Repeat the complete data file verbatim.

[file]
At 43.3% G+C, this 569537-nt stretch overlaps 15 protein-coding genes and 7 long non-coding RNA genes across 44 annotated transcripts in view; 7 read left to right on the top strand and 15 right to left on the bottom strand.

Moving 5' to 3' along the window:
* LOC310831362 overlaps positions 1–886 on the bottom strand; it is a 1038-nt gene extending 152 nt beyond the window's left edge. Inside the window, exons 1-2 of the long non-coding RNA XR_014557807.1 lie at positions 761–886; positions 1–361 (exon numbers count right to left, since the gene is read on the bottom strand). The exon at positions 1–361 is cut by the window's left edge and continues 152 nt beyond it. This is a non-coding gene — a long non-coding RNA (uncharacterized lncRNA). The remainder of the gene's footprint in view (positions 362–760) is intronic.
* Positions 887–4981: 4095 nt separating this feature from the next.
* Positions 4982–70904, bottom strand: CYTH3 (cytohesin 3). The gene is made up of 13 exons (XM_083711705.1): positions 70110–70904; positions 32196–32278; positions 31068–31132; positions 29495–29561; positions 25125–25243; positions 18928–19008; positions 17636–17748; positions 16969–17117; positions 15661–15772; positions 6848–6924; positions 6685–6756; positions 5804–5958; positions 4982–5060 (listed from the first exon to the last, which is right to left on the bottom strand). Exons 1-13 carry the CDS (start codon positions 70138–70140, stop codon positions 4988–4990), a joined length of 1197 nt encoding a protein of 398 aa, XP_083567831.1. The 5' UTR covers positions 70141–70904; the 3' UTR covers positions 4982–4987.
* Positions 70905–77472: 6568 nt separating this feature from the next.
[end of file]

At 43.3% G+C, this 569537-nt stretch overlaps 15 protein-coding genes and 7 long non-coding RNA genes across 44 annotated transcripts in view; 7 read left to right on the top strand and 15 right to left on the bottom strand.

Moving 5' to 3' along the window:
* LOC310831362 overlaps positions 1–886 on the bottom strand; it is a 1038-nt gene extending 152 nt beyond the window's left edge. Inside the window, exons 1-2 of the long non-coding RNA XR_014557807.1 lie at positions 761–886; positions 1–361 (exon numbers count right to left, since the gene is read on the bottom strand). The exon at positions 1–361 is cut by the window's left edge and continues 152 nt beyond it. This is a non-coding gene — a long non-coding RNA (uncharacterized lncRNA). The remainder of the gene's footprint in view (positions 362–760) is intronic.
* Positions 887–4981: 4095 nt separating this feature from the next.
* Positions 4982–70904, bottom strand: CYTH3 (cytohesin 3). The gene is made up of 13 exons (XM_083711705.1): positions 70110–70904; positions 32196–32278; positions 31068–31132; positions 29495–29561; positions 25125–25243; positions 18928–19008; positions 17636–17748; positions 16969–17117; positions 15661–15772; positions 6848–6924; positions 6685–6756; positions 5804–5958; positions 4982–5060 (listed from the first exon to the last, which is right to left on the bottom strand). Exons 1-13 carry the CDS (start codon positions 70138–70140, stop codon positions 4988–4990), a joined length of 1197 nt encoding a protein of 398 aa, XP_083567831.1. The 5' UTR covers positions 70141–70904; the 3' UTR covers positions 4982–4987.
* Positions 70905–77472: 6568 nt separating this feature from the next.